Ice-fishing fanatic Ron Hanna drives by dozens of topnotch winter walleye waters from his northern Michigan home on his way to Little Bay de Noc each winter. Why would you drive that far if you had walleyes in your back yard? Well, a couple of winters ago, Hanna and his buddies caught 30- and 31 1/2-inch hawgs within an hour of hitting the ice. They iced another 10 1/2-pounder that evening.
Not only are there big walleyes in Little Bay de Noc, but also there are plenty of them.
“There seems to be this perception that walleye fishing on Little Bay de Noc isn’t as good as it used to be,” said Northern Lake Michigan fisheries supervisor Mike Herman. “Our data doesn’t substantiate that.”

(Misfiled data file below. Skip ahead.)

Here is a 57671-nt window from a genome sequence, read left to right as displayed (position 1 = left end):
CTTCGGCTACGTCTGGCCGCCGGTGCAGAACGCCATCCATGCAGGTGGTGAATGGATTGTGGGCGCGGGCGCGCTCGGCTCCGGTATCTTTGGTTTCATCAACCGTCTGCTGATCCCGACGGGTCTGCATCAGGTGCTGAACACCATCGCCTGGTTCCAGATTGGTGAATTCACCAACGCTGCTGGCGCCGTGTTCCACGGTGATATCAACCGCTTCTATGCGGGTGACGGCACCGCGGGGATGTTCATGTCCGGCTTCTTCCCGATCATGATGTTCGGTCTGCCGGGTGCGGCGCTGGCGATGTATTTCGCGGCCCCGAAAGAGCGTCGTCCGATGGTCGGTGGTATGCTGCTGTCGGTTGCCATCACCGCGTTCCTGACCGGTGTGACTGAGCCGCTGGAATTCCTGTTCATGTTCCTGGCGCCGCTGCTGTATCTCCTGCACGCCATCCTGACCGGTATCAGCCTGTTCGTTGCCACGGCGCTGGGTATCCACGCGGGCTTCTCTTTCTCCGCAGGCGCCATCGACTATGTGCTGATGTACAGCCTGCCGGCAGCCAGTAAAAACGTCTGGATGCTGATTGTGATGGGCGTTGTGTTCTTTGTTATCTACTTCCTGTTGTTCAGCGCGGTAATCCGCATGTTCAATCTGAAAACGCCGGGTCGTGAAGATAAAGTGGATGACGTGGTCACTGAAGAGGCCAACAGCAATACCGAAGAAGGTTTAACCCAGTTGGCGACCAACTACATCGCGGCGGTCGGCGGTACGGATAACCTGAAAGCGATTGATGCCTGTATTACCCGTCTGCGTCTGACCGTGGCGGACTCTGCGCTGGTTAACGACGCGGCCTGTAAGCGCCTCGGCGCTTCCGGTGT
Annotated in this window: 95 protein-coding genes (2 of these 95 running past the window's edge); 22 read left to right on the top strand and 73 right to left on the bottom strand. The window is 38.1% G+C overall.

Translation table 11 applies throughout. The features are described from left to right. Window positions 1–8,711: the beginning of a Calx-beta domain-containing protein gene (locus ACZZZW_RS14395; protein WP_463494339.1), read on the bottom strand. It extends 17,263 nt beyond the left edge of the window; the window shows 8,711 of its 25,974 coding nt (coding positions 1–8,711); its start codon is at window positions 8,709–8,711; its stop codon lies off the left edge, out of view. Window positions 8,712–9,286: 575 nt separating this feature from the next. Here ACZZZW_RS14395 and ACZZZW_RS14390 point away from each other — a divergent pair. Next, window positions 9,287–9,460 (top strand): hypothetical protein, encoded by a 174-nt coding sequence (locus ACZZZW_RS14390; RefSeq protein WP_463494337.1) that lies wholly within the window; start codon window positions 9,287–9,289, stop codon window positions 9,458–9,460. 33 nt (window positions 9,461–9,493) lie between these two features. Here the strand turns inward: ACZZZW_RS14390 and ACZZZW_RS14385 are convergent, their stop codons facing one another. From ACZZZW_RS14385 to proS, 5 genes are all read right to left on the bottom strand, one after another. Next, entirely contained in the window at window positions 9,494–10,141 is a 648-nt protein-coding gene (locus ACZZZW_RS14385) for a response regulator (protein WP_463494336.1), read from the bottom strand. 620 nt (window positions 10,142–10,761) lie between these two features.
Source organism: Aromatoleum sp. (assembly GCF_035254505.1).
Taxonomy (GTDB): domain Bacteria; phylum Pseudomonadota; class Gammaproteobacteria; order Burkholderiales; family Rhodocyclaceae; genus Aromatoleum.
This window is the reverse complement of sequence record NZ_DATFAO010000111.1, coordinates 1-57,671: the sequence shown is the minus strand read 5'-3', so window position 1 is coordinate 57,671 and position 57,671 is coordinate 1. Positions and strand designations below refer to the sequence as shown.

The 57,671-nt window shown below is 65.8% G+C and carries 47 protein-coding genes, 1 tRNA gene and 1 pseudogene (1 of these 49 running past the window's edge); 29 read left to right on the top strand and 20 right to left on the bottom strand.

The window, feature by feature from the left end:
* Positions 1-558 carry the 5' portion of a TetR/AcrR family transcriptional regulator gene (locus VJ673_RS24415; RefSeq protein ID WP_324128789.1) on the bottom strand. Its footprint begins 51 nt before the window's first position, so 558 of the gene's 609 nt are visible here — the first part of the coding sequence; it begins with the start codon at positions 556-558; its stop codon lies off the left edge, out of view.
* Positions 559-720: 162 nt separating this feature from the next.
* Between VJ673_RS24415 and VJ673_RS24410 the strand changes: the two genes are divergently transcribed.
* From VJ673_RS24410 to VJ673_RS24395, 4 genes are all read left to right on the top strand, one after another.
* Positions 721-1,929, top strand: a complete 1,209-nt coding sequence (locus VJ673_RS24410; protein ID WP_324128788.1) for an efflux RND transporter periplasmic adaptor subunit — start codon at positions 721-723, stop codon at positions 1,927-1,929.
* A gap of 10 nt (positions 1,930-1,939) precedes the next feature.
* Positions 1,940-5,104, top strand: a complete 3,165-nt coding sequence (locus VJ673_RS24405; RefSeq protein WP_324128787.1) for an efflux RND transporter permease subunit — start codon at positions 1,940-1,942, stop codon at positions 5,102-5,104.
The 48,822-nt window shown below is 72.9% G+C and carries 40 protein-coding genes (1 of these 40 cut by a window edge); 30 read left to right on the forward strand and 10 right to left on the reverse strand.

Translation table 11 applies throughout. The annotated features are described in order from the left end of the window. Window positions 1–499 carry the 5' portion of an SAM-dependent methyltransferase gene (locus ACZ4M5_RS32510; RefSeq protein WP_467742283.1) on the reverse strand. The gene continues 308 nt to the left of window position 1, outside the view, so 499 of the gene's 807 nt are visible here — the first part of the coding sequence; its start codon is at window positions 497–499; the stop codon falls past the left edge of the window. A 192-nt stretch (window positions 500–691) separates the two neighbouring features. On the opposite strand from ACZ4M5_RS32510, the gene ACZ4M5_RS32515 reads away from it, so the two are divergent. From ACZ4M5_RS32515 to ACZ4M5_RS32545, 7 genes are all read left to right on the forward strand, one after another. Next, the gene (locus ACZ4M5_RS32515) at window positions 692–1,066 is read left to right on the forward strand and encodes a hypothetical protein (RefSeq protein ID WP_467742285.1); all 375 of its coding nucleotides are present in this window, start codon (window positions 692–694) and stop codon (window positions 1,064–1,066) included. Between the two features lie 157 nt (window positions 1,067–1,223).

Herman said recent surveys place the number of adult walleyes in Little Bay de Noc at more than 460,000. That’s reason enough to make the drive to Little Bay de Noc.
First-ice action heats up on the north end of the bay where several rivers enter. The walleyes relate to reefs in the area that drop from 6 to 18 feet of water. As winter deepens and ice conditions improve, walleyes
and anglers ply the deeper reefs found off Kipling and Gladstone. Center Reef is a good starting point. The general pattern is to start shallow in the morning and work deeper as the day progresses. Reverse the pattern in the evenings.